On May 4th, 2021, Georgia Governor Kemp signed into law HB 149, a bill that creates an election for partnerships and S-corporations to be taxed at the entity level. This is an annual irrevocable election, that has to be completed before the due date of the return, including any extensions. When elected, the entity is subjected to a 5.75% income tax rate on the Georgia sourced income. The election prevents the entity from claiming some deductions and credits, but offers new planning opportunities to flow-through entities in Georgia.
While this bill is newly passed, its history dates back to the passage of the Tax Cuts and Jobs Act bill of 2017.
The Beginning - TCJA
The TCJA introduced the SALT deduction cap, limiting the allowable deduction for state and local taxes to $10,000. This cap was designed to limit the federal deduction, and benefit, derived from paying state taxes in high-tax jurisdictions. The Republican Congress saw the SALT deduction as a federal subsidy of individuals in high-tax (primarily Democratic) states. Since its passage, states have been trying to create workarounds that would allow their taxpayers a way to offset their state tax expenditure with a federal deduction. Some proposals have included state-sponsored charities, new payroll taxes, or just challenging the constitutionality of the original bill.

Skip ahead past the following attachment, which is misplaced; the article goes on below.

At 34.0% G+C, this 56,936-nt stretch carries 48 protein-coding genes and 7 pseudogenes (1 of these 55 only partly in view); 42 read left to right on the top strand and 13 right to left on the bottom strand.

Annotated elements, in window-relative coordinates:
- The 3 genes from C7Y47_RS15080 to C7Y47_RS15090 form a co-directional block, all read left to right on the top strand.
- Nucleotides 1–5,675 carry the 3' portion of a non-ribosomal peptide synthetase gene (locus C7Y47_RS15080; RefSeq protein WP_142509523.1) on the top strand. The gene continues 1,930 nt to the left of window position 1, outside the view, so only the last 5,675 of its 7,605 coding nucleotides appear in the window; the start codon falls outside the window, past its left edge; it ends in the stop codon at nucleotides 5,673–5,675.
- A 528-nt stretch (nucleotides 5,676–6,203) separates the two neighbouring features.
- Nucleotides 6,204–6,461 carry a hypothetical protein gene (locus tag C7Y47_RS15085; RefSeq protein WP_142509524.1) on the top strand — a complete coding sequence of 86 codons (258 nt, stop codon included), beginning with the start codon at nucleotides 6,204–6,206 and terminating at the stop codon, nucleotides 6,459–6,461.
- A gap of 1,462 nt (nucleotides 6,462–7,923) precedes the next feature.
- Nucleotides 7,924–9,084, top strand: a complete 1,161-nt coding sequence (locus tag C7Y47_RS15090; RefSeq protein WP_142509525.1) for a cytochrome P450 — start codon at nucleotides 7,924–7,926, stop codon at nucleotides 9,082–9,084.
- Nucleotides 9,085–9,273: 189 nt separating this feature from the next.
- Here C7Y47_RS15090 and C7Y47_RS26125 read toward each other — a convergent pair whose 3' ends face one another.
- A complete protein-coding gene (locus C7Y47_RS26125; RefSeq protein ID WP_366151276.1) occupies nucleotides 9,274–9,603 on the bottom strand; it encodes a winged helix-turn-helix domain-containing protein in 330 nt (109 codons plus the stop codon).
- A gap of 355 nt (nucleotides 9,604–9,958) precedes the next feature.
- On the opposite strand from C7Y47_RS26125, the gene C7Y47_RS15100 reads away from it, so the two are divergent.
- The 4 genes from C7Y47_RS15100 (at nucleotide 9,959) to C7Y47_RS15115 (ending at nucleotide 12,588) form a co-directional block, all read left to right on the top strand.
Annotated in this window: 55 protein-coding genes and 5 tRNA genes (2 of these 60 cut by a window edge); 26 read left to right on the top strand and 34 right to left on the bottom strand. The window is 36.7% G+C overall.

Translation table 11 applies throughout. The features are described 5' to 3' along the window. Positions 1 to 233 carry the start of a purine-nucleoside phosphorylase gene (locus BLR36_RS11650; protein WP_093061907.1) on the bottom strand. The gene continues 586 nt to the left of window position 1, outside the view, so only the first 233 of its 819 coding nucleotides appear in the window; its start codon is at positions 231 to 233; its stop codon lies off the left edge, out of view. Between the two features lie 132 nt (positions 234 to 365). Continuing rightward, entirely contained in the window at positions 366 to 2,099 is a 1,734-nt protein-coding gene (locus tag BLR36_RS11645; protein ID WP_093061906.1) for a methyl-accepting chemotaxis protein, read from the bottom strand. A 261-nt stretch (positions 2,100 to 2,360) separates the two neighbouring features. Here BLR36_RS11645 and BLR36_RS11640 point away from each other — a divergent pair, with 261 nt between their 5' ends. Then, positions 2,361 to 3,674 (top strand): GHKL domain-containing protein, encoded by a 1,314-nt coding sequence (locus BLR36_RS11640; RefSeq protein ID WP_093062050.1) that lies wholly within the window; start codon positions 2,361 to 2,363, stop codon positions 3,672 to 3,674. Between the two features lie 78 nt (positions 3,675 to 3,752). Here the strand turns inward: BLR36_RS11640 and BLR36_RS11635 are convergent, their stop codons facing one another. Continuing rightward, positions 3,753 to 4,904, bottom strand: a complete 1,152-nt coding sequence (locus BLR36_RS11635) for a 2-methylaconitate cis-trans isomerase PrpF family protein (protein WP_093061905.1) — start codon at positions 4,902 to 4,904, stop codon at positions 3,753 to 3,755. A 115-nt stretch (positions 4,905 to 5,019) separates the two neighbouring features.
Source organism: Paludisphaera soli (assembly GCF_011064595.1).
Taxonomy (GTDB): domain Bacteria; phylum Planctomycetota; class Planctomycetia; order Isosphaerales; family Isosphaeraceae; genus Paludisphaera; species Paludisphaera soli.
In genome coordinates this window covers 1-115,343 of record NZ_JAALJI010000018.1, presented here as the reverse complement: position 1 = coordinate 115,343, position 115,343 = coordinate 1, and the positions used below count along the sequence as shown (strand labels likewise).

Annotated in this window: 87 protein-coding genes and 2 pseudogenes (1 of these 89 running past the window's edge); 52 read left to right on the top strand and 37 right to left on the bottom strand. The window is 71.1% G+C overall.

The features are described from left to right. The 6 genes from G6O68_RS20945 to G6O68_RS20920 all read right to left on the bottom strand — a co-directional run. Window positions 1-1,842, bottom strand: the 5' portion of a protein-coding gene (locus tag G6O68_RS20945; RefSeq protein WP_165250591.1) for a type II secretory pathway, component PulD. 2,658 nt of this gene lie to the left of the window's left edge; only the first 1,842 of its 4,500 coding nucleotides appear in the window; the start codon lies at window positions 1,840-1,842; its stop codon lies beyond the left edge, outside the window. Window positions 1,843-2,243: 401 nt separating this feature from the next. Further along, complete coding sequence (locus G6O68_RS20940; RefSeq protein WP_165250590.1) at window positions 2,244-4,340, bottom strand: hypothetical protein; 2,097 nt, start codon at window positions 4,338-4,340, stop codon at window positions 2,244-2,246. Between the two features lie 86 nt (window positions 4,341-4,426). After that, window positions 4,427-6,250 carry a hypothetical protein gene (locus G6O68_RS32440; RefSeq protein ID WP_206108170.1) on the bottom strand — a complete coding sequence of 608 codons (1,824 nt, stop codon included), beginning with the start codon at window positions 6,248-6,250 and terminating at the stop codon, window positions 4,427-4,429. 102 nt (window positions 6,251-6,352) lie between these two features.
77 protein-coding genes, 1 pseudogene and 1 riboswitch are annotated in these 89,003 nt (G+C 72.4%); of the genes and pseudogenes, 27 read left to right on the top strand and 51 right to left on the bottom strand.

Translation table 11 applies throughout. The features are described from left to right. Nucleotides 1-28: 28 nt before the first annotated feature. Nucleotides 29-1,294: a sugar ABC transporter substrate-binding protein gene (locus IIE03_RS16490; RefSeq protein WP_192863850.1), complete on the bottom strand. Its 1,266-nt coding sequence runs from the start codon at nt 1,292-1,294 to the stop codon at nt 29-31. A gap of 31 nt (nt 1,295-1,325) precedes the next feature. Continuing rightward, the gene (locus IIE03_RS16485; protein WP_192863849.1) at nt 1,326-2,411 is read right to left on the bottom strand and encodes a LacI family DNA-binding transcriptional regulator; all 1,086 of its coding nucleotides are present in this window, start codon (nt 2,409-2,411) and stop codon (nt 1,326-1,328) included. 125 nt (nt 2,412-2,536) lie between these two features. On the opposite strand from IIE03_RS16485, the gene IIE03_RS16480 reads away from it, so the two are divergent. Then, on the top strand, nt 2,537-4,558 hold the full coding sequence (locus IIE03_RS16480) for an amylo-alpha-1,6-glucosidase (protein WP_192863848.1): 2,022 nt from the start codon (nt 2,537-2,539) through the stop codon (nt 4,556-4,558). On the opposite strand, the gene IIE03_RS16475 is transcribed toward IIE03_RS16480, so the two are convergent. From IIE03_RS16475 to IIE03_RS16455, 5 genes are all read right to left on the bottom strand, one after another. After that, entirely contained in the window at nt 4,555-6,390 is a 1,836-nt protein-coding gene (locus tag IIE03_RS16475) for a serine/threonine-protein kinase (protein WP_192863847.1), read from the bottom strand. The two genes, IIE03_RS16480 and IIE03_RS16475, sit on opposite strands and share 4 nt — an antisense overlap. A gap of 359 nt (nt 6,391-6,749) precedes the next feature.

The Evolution – IRS Notice 2020-75
In November of 2020, the IRS released Notice 2020-75 approving one such proposal. If a passthrough entity is taxed at the entity level. When the entity pays the state tax, it reduces the income flowing through to the owners, and consequently reduces the federal tax liability due to the reduced income. While the IRS notice was in response to a few states that had already enacted this plan, more and more states have enacted similar plans since it was issued.
The Result – GA Bill HB 149
The Georgia bill is a direct response to the IRS Notice 2020-75, becoming the latest state to provide pass-through entities the ability to elect into entity level taxation. While Georgia does not have the highest income tax rate, this bill does allow its taxpayers the ability to bypass the SALT cap. The new election should be considered another tool that can be utilized by taxpayers and their preparers.
If you have questions regarding this or other tax legislations, contact us today to set up a time to talk.